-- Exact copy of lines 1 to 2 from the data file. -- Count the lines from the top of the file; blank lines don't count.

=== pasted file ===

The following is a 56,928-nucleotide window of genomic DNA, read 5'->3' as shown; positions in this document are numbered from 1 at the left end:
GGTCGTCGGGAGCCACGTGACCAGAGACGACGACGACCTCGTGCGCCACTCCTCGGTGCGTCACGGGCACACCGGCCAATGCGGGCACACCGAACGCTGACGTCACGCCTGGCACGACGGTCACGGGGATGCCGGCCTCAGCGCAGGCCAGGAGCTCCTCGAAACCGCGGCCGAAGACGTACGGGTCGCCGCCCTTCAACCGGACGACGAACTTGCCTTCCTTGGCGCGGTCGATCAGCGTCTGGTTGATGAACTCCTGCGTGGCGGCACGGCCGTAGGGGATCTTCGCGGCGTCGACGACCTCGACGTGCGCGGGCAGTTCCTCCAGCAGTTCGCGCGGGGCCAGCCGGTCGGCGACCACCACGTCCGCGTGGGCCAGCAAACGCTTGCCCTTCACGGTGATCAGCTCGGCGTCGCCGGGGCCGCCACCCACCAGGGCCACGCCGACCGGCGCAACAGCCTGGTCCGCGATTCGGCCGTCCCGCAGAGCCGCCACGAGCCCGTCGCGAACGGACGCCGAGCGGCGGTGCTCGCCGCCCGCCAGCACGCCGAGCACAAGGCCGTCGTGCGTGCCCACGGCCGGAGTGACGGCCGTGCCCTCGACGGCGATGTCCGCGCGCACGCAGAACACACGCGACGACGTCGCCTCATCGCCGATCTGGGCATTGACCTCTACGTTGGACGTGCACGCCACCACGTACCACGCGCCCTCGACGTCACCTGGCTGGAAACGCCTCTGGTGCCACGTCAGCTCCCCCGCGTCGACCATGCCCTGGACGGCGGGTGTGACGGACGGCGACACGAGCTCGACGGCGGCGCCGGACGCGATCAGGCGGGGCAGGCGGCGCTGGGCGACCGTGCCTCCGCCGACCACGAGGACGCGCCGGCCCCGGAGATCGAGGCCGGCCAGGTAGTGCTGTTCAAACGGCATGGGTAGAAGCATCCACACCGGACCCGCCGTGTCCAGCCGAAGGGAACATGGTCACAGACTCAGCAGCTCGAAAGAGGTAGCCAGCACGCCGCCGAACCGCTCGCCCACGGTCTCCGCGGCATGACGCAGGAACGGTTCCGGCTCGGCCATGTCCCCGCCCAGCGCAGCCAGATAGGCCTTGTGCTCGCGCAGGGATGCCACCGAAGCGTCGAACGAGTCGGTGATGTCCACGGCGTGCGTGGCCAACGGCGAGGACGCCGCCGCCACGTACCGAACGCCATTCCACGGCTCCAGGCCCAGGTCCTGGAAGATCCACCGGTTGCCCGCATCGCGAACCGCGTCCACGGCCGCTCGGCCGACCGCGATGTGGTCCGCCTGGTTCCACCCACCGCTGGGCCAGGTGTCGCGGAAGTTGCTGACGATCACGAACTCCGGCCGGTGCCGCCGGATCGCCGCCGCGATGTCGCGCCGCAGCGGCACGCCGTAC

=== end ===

The following is a 56,928-nucleotide window of genomic DNA, read 5'->3' as shown; positions in this document are numbered from 1 at the left end:
GGTCGTCGGGAGCCACGTGACCAGAGACGACGACGACCTCGTGCGCCACTCCTCGGTGCGTCACGGGCACACCGGCCAATGCGGGCACACCGAACGCTGACGTCACGCCTGGCACGACGGTCACGGGGATGCCGGCCTCAGCGCAGGCCAGGAGCTCCTCGAAACCGCGGCCGAAGACGTACGGGTCGCCGCCCTTCAACCGGACGACGAACTTGCCTTCCTTGGCGCGGTCGATCAGCGTCTGGTTGATGAACTCCTGCGTGGCGGCACGGCCGTAGGGGATCTTCGCGGCGTCGACGACCTCGACGTGCGCGGGCAGTTCCTCCAGCAGTTCGCGCGGGGCCAGCCGGTCGGCGACCACCACGTCCGCGTGGGCCAGCAAACGCTTGCCCTTCACGGTGATCAGCTCGGCGTCGCCGGGGCCGCCACCCACCAGGGCCACGCCGACCGGCGCAACAGCCTGGTCCGCGATTCGGCCGTCCCGCAGAGCCGCCACGAGCCCGTCGCGAACGGACGCCGAGCGGCGGTGCTCGCCGCCCGCCAGCACGCCGAGCACAAGGCCGTCGTGCGTGCCCACGGCCGGAGTGACGGCCGTGCCCTCGACGGCGATGTCCGCGCGCACGCAGAACACACGCGACGACGTCGCCTCATCGCCGATCTGGGCATTGACCTCTACGTTGGACGTGCACGCCACCACGTACCACGCGCCCTCGACGTCACCTGGCTGGAAACGCCTCTGGTGCCACGTCAGCTCCCCCGCGTCGACCATGCCCTGGACGGCGGGTGTGACGGACGGCGACACGAGCTCGACGGCGGCGCCGGACGCGATCAGGCGGGGCAGGCGGCGCTGGGCGACCGTGCCTCCGCCGACCACGAGGACGCGCCGGCCCCGGAGATCGAGGCCGGCCAGGTAGTGCTGTTCAAACGGCATGGGTAGAAGCATCCACACCGGACCCGCCGTGTCCAGCCGAAGGGAACATGGTCACAGACTCAGCAGCTCGAAAGAGGTAGCCAGCACGCCGCCGAACCGCTCGCCCACGGTCTCCGCGGCATGACGCAGGAACGGTTCCGGCTCGGCCATGTCCCCGCCCAGCGCAGCCAGATAGGCCTTGTGCTCGCGCAGGGATGCCACCGAAGCGTCGAACGAGTCGGTGATGTCCACGGCGTGCGTGGCCAACGGCGAGGACGCCGCCGCCACGTACCGAACGCCATTCCACGGCTCCAGGCCCAGGTCCTGGAAGATCCACCGGTTGCCCGCATCGCGAACCGCGTCCACGGCCGCTCGGCCGACCGCGATGTGGTCCGCCTGGTTCCACCCACCGCTGGGCCAGGTGTCGCGGAAGTTGCTGACGATCACGAACTCCGGCCGGTGCCGCCGGATCGCCGCCGCGATGTCGCGCCGCAGCGGCACGCCGTAC